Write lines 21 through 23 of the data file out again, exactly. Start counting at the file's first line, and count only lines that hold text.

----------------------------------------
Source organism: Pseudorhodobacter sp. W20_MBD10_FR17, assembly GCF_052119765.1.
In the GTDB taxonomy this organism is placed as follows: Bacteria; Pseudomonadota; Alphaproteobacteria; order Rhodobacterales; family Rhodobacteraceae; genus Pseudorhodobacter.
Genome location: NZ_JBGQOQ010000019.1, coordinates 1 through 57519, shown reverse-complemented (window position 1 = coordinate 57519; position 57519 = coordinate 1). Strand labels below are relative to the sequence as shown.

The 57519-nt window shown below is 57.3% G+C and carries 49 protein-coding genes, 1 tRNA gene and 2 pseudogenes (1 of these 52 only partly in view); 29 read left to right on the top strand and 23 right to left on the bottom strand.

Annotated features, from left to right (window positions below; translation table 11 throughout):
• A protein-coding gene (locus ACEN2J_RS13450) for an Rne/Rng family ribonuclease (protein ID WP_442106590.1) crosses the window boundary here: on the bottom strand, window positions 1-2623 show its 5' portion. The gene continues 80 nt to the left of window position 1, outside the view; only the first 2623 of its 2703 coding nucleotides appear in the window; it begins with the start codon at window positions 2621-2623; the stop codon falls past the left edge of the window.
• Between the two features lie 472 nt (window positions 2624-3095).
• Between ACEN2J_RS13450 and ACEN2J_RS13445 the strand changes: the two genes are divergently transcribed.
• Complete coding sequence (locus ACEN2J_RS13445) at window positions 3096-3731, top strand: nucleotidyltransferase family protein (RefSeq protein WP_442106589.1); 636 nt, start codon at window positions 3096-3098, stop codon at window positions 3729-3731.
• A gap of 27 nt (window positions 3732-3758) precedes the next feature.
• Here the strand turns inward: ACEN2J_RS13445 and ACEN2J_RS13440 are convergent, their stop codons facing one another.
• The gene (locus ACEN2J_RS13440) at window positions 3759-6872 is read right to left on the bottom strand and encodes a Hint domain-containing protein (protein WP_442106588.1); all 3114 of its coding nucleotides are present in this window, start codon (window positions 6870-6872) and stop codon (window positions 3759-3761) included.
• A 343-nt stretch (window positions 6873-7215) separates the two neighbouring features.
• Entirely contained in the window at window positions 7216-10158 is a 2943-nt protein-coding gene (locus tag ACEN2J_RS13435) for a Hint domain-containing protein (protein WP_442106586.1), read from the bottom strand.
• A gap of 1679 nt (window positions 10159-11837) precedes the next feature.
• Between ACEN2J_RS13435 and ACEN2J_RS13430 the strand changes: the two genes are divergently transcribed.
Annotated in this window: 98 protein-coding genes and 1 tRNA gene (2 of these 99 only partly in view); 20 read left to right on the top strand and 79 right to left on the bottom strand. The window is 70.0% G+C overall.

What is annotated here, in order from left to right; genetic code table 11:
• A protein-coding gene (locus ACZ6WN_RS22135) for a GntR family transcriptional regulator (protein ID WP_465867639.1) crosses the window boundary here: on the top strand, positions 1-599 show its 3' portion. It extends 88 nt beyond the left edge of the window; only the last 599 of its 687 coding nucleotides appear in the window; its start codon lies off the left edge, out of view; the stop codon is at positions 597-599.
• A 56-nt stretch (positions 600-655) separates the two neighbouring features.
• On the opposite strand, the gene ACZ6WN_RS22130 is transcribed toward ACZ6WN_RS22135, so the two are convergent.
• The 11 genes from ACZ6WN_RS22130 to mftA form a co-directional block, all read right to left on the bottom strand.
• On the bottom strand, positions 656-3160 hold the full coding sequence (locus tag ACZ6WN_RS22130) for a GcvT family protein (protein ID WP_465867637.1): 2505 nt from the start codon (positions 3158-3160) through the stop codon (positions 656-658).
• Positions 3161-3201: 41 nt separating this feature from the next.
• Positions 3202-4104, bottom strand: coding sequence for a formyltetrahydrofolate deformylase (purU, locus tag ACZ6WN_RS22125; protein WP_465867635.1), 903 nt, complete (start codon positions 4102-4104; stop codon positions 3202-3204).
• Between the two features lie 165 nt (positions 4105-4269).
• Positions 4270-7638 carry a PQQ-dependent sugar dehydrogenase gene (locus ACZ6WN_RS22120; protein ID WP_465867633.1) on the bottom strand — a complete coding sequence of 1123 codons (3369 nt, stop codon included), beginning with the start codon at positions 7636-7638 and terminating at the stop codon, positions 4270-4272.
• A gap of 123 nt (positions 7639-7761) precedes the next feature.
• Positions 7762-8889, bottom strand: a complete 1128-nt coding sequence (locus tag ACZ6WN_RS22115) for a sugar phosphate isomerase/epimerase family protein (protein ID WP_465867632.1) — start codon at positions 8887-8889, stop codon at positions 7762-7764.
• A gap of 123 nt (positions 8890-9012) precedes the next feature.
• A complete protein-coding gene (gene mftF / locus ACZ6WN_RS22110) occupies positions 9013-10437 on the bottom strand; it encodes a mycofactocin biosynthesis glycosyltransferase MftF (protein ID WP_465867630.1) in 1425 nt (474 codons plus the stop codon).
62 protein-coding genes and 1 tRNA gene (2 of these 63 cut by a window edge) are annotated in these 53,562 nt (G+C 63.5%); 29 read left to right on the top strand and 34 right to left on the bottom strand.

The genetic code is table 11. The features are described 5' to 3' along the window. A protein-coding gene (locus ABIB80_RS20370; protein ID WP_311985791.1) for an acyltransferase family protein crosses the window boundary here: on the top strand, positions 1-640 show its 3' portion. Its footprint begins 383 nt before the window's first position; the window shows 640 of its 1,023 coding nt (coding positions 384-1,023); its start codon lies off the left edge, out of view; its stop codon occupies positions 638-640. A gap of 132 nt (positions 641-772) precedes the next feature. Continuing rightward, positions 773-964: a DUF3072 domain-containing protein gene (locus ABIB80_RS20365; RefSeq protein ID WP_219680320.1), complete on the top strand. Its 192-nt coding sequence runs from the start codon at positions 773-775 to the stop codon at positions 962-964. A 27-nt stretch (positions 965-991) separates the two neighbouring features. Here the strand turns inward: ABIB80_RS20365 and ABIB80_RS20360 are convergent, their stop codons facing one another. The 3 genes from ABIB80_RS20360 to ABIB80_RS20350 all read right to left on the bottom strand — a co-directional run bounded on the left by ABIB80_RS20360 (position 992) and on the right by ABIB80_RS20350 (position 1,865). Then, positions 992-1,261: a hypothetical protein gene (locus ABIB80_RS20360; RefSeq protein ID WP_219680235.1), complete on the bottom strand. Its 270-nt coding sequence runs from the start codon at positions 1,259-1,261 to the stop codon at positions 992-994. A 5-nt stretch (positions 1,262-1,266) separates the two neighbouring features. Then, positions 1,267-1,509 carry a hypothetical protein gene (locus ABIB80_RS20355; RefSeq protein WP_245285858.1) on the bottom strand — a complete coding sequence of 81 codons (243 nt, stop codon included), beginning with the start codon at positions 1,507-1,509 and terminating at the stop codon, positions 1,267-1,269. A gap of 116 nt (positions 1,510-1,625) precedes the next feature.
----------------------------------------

• On the opposite strand, the gene ACZ6WN_RS22130 is transcribed toward ACZ6WN_RS22135, so the two are convergent.
• The 11 genes from ACZ6WN_RS22130 to mftA form a co-directional block, all read right to left on the bottom strand.
• On the bottom strand, positions 656-3160 hold the full coding sequence (locus tag ACZ6WN_RS22130) for a GcvT family protein (protein ID WP_465867637.1): 2505 nt from the start codon (positions 3158-3160) through the stop codon (positions 656-658).